There has been much huffing and sighing, both public and private, at the prospect of a second referendum on Scottish independence. Those resolutely opposed to the idea of Scotland parting company with the rest of the United Kingdom complain that the question was settled in 2014 and that the result of the Brexit referendum in 2016 does not constitute a reason for revisiting the matter. Even among those who take the opposite view − that the very change of circumstance specified in the SNP's 2016 election manifesto has come to pass and that therefore another referendum is required − there is a certain ennui, a worry that the country may not have the energy or tolerance for more division and debate.
At one level, everybody wants this thing to be settled so that they can get on with the rest of their lives: it’s agreeing what will settle it that is problematic. Meanwhile, the media and the politicians are hardly likely to abandon the table upon which so much enticing fare − some of it new, some of it cauld kail het again − remains to be picked over.
At such a time as this, perhaps it is worth turning from the din of contested facts, opinions and predictions in the printed and online media, to see if other reading material is more enlightening or even just a source of relief. What, for example, has recent fiction to say about the experience of the 2014 referendum? One book that seems to me to have engaged with it successfully is 'Borrowed Time', the third novel by Jenni Daiches. Here, the referendum is not centre-stage in the lives of the characters, but runs in the background, a quietly persistent question that must, eventually, be answered. It is important, it is taken seriously, especially by the main character, but it is not all-consuming, and thus the novel reflects how the independence question fitted into the lives of most people in the months leading up to 18 September 2014 − and how it may do so again.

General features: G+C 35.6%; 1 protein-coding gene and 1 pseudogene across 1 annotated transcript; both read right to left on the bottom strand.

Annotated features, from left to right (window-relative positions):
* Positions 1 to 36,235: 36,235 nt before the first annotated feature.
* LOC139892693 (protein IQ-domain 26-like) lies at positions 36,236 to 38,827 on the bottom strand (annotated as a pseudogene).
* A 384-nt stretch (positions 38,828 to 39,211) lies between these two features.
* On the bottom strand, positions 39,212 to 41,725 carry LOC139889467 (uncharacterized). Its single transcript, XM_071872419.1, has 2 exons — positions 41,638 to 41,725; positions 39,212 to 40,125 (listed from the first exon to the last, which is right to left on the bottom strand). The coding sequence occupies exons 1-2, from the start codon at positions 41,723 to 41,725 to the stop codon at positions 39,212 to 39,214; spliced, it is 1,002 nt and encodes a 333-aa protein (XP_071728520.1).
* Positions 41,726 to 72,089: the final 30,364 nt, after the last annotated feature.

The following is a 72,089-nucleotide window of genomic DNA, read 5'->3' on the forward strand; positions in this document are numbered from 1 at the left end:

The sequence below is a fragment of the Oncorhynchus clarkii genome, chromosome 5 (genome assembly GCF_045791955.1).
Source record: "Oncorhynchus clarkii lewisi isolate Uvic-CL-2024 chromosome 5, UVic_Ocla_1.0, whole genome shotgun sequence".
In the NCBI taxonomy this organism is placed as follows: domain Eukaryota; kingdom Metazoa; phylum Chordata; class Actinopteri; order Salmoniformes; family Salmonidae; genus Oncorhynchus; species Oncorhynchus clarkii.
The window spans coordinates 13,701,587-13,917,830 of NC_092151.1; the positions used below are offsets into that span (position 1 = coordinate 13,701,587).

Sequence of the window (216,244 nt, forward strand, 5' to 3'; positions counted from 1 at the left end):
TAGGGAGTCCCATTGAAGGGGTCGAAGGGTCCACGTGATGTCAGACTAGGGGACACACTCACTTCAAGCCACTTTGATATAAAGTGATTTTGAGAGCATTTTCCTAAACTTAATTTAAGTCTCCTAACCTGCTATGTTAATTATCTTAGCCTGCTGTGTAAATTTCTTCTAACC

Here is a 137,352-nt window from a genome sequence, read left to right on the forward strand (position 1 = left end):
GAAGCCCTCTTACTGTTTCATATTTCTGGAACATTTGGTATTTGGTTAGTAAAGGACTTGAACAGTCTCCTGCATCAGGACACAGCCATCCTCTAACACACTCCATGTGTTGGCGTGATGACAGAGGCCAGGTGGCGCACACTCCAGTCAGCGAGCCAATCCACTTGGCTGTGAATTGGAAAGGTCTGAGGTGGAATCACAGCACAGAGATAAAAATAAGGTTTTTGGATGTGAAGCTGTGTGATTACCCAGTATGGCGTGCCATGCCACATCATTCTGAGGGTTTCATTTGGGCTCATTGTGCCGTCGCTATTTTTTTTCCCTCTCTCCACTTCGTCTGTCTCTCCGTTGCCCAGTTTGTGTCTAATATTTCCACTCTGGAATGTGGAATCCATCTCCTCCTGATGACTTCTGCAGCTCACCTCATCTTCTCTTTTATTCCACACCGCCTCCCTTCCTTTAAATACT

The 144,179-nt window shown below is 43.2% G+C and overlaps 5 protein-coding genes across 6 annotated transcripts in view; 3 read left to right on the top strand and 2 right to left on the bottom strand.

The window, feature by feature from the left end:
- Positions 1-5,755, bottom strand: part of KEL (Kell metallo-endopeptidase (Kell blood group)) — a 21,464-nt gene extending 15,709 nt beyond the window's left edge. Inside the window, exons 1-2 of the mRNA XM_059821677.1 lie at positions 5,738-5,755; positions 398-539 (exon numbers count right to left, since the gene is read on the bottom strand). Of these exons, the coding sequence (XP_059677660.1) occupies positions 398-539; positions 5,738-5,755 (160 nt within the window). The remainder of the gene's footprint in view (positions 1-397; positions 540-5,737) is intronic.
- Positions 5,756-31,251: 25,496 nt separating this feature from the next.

At this stage, I should confess that I know the author well. Jenni Daiches is an astonishingly eclectic writer, who has only recently taken to fiction: her previous novel, 'Forgive', was also quietly impressive. Writing as Jenni Calder, she has produced works of history (on, for example, Scots emigrants to North America), biography, literary criticism, memoir and poetry (I published a pamphlet of her poems 12 years ago). Her 1980 biographical study of Robert Louis Stevenson is full of illumination and insight, and in 1997 she published the definitive biography of Naomi Mitchison. She worked for more than 20 years at the National Museum of Scotland, for many of them as head of publications.
This, then, is someone who has engaged intellectually and emotionally with Scotland for a long time: she has lived here since 1971, but was born in the USA, growing up there and in England. She has lived in Kenya, travelled all over the world, and throughout her life has been conscious of overlapping Jewish, American, Scottish and English identities, to say nothing of her strong sense of herself as a woman and her lifelong commitment to gender equality. Such a writer is likely to have interesting things to say when it comes to the unfinished business of Scotland's constitutional future.